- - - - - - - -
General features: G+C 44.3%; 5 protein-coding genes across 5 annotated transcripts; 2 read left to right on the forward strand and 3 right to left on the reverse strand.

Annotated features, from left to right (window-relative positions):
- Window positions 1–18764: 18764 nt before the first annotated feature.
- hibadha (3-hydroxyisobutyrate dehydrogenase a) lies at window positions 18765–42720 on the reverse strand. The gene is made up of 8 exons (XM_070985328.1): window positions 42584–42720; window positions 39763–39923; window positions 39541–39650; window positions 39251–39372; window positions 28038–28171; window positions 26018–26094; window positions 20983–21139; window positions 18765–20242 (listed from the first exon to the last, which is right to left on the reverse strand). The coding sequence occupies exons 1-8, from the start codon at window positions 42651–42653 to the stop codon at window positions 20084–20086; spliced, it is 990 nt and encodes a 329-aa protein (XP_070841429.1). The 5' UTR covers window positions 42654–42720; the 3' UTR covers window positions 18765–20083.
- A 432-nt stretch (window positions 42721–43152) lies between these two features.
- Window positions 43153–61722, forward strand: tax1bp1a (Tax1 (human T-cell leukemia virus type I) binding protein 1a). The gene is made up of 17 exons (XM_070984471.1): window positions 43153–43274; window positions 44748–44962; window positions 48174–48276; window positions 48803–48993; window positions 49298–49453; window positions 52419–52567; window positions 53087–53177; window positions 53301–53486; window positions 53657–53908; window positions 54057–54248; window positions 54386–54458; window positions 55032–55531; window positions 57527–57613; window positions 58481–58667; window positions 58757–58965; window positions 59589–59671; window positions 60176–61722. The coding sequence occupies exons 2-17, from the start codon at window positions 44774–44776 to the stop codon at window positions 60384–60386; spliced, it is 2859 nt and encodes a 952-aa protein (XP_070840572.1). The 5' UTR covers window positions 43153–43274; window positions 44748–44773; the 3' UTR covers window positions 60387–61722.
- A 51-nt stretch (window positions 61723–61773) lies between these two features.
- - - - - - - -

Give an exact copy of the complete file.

General features: G+C 44.3%; 5 protein-coding genes across 5 annotated transcripts; 2 read left to right on the forward strand and 3 right to left on the reverse strand.

Annotated features, from left to right (window-relative positions):
- Window positions 1–18764: 18764 nt before the first annotated feature.
- hibadha (3-hydroxyisobutyrate dehydrogenase a) lies at window positions 18765–42720 on the reverse strand. The gene is made up of 8 exons (XM_070985328.1): window positions 42584–42720; window positions 39763–39923; window positions 39541–39650; window positions 39251–39372; window positions 28038–28171; window positions 26018–26094; window positions 20983–21139; window positions 18765–20242 (listed from the first exon to the last, which is right to left on the reverse strand). The coding sequence occupies exons 1-8, from the start codon at window positions 42651–42653 to the stop codon at window positions 20084–20086; spliced, it is 990 nt and encodes a 329-aa protein (XP_070841429.1). The 5' UTR covers window positions 42654–42720; the 3' UTR covers window positions 18765–20083.
- A 432-nt stretch (window positions 42721–43152) lies between these two features.
- Window positions 43153–61722, forward strand: tax1bp1a (Tax1 (human T-cell leukemia virus type I) binding protein 1a). The gene is made up of 17 exons (XM_070984471.1): window positions 43153–43274; window positions 44748–44962; window positions 48174–48276; window positions 48803–48993; window positions 49298–49453; window positions 52419–52567; window positions 53087–53177; window positions 53301–53486; window positions 53657–53908; window positions 54057–54248; window positions 54386–54458; window positions 55032–55531; window positions 57527–57613; window positions 58481–58667; window positions 58757–58965; window positions 59589–59671; window positions 60176–61722. The coding sequence occupies exons 2-17, from the start codon at window positions 44774–44776 to the stop codon at window positions 60384–60386; spliced, it is 2859 nt and encodes a 952-aa protein (XP_070840572.1). The 5' UTR covers window positions 43153–43274; window positions 44748–44773; the 3' UTR covers window positions 60387–61722.
- A 51-nt stretch (window positions 61723–61773) lies between these two features.